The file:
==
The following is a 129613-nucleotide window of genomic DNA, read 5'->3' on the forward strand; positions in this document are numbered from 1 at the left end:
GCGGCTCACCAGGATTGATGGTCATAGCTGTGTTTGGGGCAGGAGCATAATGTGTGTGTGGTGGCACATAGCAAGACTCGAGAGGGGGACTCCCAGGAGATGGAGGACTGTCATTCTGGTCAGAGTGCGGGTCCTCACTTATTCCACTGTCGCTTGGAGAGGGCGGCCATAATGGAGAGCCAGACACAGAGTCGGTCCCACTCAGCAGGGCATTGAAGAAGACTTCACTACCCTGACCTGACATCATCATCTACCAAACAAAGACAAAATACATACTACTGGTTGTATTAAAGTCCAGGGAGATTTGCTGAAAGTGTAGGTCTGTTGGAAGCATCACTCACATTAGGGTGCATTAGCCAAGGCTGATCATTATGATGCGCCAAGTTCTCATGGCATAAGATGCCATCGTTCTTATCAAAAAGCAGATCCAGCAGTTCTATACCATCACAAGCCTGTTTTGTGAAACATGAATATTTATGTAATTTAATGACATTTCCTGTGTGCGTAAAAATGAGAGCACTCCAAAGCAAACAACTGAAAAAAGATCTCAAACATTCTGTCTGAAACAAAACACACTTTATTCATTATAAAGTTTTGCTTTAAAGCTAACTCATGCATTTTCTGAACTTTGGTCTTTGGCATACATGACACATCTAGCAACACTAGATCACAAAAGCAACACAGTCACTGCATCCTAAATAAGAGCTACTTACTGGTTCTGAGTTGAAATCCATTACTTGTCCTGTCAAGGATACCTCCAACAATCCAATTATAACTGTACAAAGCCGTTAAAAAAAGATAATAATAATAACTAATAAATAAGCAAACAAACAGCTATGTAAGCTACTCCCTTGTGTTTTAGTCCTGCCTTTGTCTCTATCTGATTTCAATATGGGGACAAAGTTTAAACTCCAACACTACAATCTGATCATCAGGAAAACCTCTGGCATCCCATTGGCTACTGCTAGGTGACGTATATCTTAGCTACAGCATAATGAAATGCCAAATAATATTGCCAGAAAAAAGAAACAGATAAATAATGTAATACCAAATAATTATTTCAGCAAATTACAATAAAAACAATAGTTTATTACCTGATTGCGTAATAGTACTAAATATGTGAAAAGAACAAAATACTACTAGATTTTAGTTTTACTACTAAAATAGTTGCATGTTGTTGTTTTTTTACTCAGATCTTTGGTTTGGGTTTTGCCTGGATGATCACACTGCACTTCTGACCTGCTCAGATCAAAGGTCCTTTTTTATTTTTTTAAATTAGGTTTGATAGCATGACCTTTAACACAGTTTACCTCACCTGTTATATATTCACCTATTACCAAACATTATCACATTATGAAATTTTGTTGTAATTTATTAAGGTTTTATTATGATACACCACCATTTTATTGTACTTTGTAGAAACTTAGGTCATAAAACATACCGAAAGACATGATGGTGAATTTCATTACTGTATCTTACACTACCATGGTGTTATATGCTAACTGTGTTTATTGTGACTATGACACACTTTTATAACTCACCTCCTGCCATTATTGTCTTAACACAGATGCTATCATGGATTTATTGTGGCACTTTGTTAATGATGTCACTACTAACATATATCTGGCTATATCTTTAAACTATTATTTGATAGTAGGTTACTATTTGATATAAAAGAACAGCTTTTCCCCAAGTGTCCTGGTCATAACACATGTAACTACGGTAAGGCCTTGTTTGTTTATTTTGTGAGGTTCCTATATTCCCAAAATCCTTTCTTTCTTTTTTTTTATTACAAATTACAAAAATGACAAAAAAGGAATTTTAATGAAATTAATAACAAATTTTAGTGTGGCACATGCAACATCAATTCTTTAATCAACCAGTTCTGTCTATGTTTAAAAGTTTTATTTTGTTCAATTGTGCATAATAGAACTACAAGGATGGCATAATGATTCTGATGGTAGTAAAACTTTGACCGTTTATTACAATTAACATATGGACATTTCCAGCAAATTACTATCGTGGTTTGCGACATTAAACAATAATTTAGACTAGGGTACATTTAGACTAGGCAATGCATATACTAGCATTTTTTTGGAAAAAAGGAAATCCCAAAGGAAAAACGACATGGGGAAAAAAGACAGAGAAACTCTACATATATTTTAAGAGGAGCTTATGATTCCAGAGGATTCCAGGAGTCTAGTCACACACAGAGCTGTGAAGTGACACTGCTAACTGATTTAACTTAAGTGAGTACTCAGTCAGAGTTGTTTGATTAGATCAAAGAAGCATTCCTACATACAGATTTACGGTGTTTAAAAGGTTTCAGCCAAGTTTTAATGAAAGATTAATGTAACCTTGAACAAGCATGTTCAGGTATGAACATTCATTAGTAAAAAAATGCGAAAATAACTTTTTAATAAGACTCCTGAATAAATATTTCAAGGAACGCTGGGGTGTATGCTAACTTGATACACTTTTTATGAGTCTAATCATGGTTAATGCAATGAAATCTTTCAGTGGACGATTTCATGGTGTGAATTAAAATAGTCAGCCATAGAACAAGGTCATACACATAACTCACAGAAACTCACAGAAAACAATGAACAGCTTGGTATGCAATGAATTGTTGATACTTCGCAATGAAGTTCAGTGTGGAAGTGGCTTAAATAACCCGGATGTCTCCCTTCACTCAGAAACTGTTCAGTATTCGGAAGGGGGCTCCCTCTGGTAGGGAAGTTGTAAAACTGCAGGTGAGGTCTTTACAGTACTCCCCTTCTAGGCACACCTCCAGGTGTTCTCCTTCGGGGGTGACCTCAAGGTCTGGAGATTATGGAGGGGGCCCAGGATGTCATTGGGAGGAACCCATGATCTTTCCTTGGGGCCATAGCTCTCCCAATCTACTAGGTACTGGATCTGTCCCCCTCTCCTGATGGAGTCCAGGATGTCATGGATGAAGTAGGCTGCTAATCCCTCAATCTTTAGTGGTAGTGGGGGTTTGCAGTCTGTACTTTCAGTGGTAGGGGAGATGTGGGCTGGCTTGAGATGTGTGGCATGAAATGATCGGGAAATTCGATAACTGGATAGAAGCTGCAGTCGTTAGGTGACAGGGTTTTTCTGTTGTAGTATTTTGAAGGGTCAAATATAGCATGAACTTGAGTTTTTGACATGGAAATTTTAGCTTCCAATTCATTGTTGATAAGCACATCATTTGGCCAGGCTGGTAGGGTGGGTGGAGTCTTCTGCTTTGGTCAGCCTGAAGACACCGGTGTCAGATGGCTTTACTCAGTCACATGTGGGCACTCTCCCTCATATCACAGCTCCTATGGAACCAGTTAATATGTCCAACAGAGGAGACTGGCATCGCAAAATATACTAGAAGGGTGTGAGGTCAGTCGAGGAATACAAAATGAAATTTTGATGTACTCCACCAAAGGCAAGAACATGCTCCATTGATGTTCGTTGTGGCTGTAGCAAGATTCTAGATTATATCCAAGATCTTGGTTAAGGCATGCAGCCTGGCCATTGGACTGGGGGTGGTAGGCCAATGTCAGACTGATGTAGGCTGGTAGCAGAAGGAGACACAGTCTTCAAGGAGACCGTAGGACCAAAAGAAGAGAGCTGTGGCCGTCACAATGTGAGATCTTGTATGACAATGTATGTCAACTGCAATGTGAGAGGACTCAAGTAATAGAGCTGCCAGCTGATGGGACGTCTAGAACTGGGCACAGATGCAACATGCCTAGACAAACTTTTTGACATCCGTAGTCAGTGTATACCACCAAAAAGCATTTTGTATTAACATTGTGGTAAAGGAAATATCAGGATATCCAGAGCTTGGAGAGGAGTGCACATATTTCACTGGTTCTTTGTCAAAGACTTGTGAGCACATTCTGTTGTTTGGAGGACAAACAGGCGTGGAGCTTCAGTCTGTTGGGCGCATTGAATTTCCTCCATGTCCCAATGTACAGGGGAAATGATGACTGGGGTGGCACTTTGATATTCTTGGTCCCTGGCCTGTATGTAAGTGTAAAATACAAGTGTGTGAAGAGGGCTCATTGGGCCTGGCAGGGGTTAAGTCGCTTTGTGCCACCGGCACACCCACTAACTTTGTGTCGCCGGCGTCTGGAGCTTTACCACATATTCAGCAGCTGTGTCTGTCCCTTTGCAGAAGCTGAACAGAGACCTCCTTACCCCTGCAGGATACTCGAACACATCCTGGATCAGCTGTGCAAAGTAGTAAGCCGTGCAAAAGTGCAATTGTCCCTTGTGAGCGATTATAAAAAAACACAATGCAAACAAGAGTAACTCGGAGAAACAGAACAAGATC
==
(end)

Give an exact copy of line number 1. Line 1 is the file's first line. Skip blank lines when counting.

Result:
The following is a 129613-nucleotide window of genomic DNA, read 5'->3' on the forward strand; positions in this document are numbered from 1 at the left end: